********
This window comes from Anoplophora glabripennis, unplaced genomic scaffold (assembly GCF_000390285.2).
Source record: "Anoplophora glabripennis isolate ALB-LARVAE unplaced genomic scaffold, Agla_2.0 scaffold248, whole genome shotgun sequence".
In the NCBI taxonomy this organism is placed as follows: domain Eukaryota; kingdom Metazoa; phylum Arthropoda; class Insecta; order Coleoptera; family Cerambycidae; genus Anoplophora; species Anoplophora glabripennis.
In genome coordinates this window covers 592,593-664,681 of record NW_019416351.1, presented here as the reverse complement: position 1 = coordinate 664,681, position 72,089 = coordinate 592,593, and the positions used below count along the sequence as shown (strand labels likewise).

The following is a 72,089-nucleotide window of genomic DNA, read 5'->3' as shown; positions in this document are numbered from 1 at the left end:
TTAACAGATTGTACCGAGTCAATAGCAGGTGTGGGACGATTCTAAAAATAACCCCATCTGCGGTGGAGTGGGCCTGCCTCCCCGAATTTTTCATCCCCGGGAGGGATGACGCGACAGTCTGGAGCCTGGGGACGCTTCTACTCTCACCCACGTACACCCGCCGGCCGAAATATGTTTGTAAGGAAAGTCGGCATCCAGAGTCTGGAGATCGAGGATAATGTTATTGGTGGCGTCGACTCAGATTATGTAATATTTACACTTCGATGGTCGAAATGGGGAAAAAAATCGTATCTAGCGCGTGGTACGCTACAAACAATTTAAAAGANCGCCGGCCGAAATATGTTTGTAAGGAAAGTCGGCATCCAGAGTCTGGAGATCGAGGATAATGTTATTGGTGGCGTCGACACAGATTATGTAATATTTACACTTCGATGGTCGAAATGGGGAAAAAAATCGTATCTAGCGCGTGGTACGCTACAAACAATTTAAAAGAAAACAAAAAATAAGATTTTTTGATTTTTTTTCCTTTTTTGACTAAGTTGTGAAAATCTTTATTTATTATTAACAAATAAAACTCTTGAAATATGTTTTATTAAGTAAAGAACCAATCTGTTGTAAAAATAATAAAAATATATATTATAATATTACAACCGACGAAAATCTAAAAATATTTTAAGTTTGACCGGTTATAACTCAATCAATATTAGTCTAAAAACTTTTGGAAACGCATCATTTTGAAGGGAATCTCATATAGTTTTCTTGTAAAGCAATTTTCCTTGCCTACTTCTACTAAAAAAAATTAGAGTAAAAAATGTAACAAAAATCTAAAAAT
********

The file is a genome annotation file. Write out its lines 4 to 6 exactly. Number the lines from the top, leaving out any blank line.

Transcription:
In genome coordinates this window covers 592,593-664,681 of record NW_019416351.1, presented here as the reverse complement: position 1 = coordinate 664,681, position 72,089 = coordinate 592,593, and the positions used below count along the sequence as shown (strand labels likewise).

The following is a 72,089-nucleotide window of genomic DNA, read 5'->3' as shown; positions in this document are numbered from 1 at the left end:
TTAACAGATTGTACCGAGTCAATAGCAGGTGTGGGACGATTCTAAAAATAACCCCATCTGCGGTGGAGTGGGCCTGCCTCCCCGAATTTTTCATCCCCGGGAGGGATGACGCGACAGTCTGGAGCCTGGGGACGCTTCTACTCTCACCCACGTACACCCGCCGGCCGAAATATGTTTGTAAGGAAAGTCGGCATCCAGAGTCTGGAGATCGAGGATAATGTTATTGGTGGCGTCGACTCAGATTATGTAATATTTACACTTCGATGGTCGAAATGGGGAAAAAAATCGTATCTAGCGCGTGGTACGCTACAAACAATTTAAAAGANCGCCGGCCGAAATATGTTTGTAAGGAAAGTCGGCATCCAGAGTCTGGAGATCGAGGATAATGTTATTGGTGGCGTCGACACAGATTATGTAATATTTACACTTCGATGGTCGAAATGGGGAAAAAAATCGTATCTAGCGCGTGGTACGCTACAAACAATTTAAAAGAAAACAAAAAATAAGATTTTTTGATTTTTTTTCCTTTTTTGACTAAGTTGTGAAAATCTTTATTTATTATTAACAAATAAAACTCTTGAAATATGTTTTATTAAGTAAAGAACCAATCTGTTGTAAAAATAATAAAAATATATATTATAATATTACAACCGACGAAAATCTAAAAATATTTTAAGTTTGACCGGTTATAACTCAATCAATATTAGTCTAAAAACTTTTGGAAACGCATCATTTTGAAGGGAATCTCATATAGTTTTCTTGTAAAGCAATTTTCCTTGCCTACTTCTACTAAAAAAAATTAGAGTAAAAAATGTAACAAAAATCTAAAAAT